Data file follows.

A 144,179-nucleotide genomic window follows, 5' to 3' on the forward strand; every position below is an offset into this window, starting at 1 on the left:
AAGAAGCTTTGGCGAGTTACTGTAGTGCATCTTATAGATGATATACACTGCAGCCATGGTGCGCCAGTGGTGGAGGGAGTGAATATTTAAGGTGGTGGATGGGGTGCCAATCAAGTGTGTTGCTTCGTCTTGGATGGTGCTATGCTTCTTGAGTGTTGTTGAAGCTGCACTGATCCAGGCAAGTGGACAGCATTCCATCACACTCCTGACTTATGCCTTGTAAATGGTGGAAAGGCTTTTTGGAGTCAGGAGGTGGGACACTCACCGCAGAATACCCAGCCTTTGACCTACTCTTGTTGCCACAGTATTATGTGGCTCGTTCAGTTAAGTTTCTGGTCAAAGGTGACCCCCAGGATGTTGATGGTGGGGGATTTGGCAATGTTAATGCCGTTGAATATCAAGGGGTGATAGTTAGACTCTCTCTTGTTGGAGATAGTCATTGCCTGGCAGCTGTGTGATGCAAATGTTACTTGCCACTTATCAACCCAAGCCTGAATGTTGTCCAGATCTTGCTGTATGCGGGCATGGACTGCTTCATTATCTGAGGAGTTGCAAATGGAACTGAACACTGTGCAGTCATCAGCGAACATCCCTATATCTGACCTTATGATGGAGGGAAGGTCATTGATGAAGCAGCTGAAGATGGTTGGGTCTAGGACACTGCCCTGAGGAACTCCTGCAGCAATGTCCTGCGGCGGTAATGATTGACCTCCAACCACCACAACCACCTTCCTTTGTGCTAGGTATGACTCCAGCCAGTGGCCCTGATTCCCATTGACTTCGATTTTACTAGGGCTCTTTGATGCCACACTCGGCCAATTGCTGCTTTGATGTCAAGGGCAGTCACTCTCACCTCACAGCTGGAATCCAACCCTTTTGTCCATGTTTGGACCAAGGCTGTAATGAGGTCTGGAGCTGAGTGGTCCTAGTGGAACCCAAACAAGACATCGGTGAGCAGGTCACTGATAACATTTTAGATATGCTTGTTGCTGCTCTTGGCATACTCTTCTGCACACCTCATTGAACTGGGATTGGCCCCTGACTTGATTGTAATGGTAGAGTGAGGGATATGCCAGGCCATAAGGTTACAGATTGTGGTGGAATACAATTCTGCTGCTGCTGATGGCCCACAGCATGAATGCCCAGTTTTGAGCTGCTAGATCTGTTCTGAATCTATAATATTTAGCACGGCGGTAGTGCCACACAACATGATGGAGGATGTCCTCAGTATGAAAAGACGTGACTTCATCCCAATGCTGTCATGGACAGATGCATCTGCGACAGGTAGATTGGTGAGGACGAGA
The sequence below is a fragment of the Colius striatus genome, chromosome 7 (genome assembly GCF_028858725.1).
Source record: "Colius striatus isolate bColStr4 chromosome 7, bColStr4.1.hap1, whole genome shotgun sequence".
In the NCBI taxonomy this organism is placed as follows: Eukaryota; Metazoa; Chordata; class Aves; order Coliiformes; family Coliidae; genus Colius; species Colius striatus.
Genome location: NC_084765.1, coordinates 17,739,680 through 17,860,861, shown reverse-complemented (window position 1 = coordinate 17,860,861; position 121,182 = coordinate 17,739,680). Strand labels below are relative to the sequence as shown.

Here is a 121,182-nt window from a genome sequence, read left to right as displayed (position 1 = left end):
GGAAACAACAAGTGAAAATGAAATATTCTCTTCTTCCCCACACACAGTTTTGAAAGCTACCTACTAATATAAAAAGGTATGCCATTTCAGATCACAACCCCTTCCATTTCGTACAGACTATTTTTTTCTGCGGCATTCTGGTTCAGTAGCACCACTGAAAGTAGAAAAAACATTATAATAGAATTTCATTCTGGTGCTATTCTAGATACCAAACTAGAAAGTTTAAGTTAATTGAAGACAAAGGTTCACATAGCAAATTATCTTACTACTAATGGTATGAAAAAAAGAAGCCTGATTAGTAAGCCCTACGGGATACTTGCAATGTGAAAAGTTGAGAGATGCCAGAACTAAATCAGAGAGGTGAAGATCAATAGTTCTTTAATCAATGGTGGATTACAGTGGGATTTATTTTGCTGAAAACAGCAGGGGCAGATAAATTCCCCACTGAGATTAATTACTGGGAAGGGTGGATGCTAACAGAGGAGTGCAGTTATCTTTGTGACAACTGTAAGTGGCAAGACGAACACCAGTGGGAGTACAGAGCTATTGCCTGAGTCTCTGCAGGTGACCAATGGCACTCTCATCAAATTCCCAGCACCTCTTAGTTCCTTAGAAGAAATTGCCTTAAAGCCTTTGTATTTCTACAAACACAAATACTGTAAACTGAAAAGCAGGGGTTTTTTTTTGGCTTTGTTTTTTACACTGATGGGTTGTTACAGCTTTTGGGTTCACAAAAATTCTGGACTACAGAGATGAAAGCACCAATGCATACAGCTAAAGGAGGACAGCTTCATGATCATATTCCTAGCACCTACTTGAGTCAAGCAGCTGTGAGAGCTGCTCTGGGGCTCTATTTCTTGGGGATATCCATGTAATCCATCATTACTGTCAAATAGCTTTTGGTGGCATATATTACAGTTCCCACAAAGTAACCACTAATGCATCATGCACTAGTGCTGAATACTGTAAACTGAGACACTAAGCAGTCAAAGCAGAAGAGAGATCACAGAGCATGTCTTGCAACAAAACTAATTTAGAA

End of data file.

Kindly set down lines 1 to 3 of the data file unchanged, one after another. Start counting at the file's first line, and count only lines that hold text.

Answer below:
A 144,179-nucleotide genomic window follows, 5' to 3' on the forward strand; every position below is an offset into this window, starting at 1 on the left:
AAGAAGCTTTGGCGAGTTACTGTAGTGCATCTTATAGATGATATACACTGCAGCCATGGTGCGCCAGTGGTGGAGGGAGTGAATATTTAAGGTGGTGGATGGGGTGCCAATCAAGTGTGTTGCTTCGTCTTGGATGGTGCTATGCTTCTTGAGTGTTGTTGAAGCTGCACTGATCCAGGCAAGTGGACAGCATTCCATCACACTCCTGACTTATGCCTTGTAAATGGTGGAAAGGCTTTTTGGAGTCAGGAGGTGGGACACTCACCGCAGAATACCCAGCCTTTGACCTACTCTTGTTGCCACAGTATTATGTGGCTCGTTCAGTTAAGTTTCTGGTCAAAGGTGACCCCCAGGATGTTGATGGTGGGGGATTTGGCAATGTTAATGCCGTTGAATATCAAGGGGTGATAGTTAGACTCTCTCTTGTTGGAGATAGTCATTGCCTGGCAGCTGTGTGATGCAAATGTTACTTGCCACTTATCAACCCAAGCCTGAATGTTGTCCAGATCTTGCTGTATGCGGGCATGGACTGCTTCATTATCTGAGGAGTTGCAAATGGAACTGAACACTGTGCAGTCATCAGCGAACATCCCTATATCTGACCTTATGATGGAGGGAAGGTCATTGATGAAGCAGCTGAAGATGGTTGGGTCTAGGACACTGCCCTGAGGAACTCCTGCAGCAATGTCCTGCGGCGGTAATGATTGACCTCCAACCACCACAACCACCTTCCTTTGTGCTAGGTATGACTCCAGCCAGTGGCCCTGATTCCCATTGACTTCGATTTTACTAGGGCTCTTTGATGCCACACTCGGCCAATTGCTGCTTTGATGTCAAGGGCAGTCACTCTCACCTCACAGCTGGAATCCAACCCTTTTGTCCATGTTTGGACCAAGGCTGTAATGAGGTCTGGAGCTGAGTGGTCCTAGTGGAACCCAAACAAGACATCGGTGAGCAGGTCACTGATAACATTTTAGATATGCTTGTTGCTGCTCTTGGCATACTCTTCTGCACACCTCATTGAACTGGGATTGGCCCCTGACTTGATTGTAATGGTAGAGTGAGGGATATGCCAGGCCATAAGGTTACAGATTGTGGTGGAATACAATTCTGCTGCTGCTGATGGCCCACAGCATGAATGCCCAGTTTTGAGCTGCTAGATCTGTTCTGAATCTATAATATTTAGCACGGCGGTAGTGCCACACAACATGATGGAGGATGTCCTCAGTATGAAAAGACGTGACTTCATCCCAATGCTGTCATGGACAGATGCATCTGCGACAGGTAGATTGGTGAGGACGAGA
The sequence below is a fragment of the Colius striatus genome, chromosome 7 (genome assembly GCF_028858725.1).